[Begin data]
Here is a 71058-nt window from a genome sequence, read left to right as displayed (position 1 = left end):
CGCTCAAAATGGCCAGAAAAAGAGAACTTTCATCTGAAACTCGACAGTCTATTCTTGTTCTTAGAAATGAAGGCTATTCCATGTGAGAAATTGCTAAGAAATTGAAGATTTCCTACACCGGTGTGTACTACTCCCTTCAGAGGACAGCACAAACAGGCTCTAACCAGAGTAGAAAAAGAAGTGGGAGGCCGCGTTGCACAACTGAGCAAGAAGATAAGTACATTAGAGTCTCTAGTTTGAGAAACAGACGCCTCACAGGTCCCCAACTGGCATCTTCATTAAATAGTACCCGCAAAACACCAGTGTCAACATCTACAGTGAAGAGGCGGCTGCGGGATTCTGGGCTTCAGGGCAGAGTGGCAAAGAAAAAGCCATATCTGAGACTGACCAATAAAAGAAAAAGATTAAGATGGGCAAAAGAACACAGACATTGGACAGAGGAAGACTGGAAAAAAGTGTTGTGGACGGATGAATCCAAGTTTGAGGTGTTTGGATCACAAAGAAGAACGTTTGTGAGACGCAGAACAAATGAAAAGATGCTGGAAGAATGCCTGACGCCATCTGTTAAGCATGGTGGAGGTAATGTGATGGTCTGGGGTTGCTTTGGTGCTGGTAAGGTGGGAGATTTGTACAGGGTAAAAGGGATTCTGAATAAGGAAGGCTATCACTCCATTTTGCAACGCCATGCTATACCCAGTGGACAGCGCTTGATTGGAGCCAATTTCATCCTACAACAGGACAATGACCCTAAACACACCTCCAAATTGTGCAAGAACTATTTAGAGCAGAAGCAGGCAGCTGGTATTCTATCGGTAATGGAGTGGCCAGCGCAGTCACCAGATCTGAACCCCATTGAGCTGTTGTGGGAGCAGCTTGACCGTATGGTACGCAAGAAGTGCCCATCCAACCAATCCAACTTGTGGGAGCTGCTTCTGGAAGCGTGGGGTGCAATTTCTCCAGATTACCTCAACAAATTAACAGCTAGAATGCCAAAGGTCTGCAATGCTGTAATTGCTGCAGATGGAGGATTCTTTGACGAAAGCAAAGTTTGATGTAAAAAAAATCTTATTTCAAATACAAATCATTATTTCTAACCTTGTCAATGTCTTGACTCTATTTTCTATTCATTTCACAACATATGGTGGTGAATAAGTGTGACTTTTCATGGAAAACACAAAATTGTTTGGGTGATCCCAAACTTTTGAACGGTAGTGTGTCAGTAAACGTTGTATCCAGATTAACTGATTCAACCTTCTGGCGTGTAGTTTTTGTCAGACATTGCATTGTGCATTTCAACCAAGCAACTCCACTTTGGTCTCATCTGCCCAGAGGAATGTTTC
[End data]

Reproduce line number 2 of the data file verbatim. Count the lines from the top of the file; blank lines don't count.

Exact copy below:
CGCTCAAAATGGCCAGAAAAAGAGAACTTTCATCTGAAACTCGACAGTCTATTCTTGTTCTTAGAAATGAAGGCTATTCCATGTGAGAAATTGCTAAGAAATTGAAGATTTCCTACACCGGTGTGTACTACTCCCTTCAGAGGACAGCACAAACAGGCTCTAACCAGAGTAGAAAAAGAAGTGGGAGGCCGCGTTGCACAACTGAGCAAGAAGATAAGTACATTAGAGTCTCTAGTTTGAGAAACAGACGCCTCACAGGTCCCCAACTGGCATCTTCATTAAATAGTACCCGCAAAACACCAGTGTCAACATCTACAGTGAAGAGGCGGCTGCGGGATTCTGGGCTTCAGGGCAGAGTGGCAAAGAAAAAGCCATATCTGAGACTGACCAATAAAAGAAAAAGATTAAGATGGGCAAAAGAACACAGACATTGGACAGAGGAAGACTGGAAAAAAGTGTTGTGGACGGATGAATCCAAGTTTGAGGTGTTTGGATCACAAAGAAGAACGTTTGTGAGACGCAGAACAAATGAAAAGATGCTGGAAGAATGCCTGACGCCATCTGTTAAGCATGGTGGAGGTAATGTGATGGTCTGGGGTTGCTTTGGTGCTGGTAAGGTGGGAGATTTGTACAGGGTAAAAGGGATTCTGAATAAGGAAGGCTATCACTCCATTTTGCAACGCCATGCTATACCCAGTGGACAGCGCTTGATTGGAGCCAATTTCATCCTACAACAGGACAATGACCCTAAACACACCTCCAAATTGTGCAAGAACTATTTAGAGCAGAAGCAGGCAGCTGGTATTCTATCGGTAATGGAGTGGCCAGCGCAGTCACCAGATCTGAACCCCATTGAGCTGTTGTGGGAGCAGCTTGACCGTATGGTACGCAAGAAGTGCCCATCCAACCAATCCAACTTGTGGGAGCTGCTTCTGGAAGCGTGGGGTGCAATTTCTCCAGATTACCTCAACAAATTAACAGCTAGAATGCCAAAGGTCTGCAATGCTGTAATTGCTGCAGATGGAGGATTCTTTGACGAAAGCAAAGTTTGATGTAAAAAAAATCTTATTTCAAATACAAATCATTATTTCTAACCTTGTCAATGTCTTGACTCTATTTTCTATTCATTTCACAACATATGGTGGTGAATAAGTGTGACTTTTCATGGAAAACACAAAATTGTTTGGGTGATCCCAAACTTTTGAACGGTAGTGTGTCAGTAAACGTTGTATCCAGATTAACTGATTCAACCTTCTGGCGTGTAGTTTTTGTCAGACATTGCATTGTGCATTTCAACCAAGCAACTCCACTTTGGTCTCATCTGCCCAGAGGAATGTTTC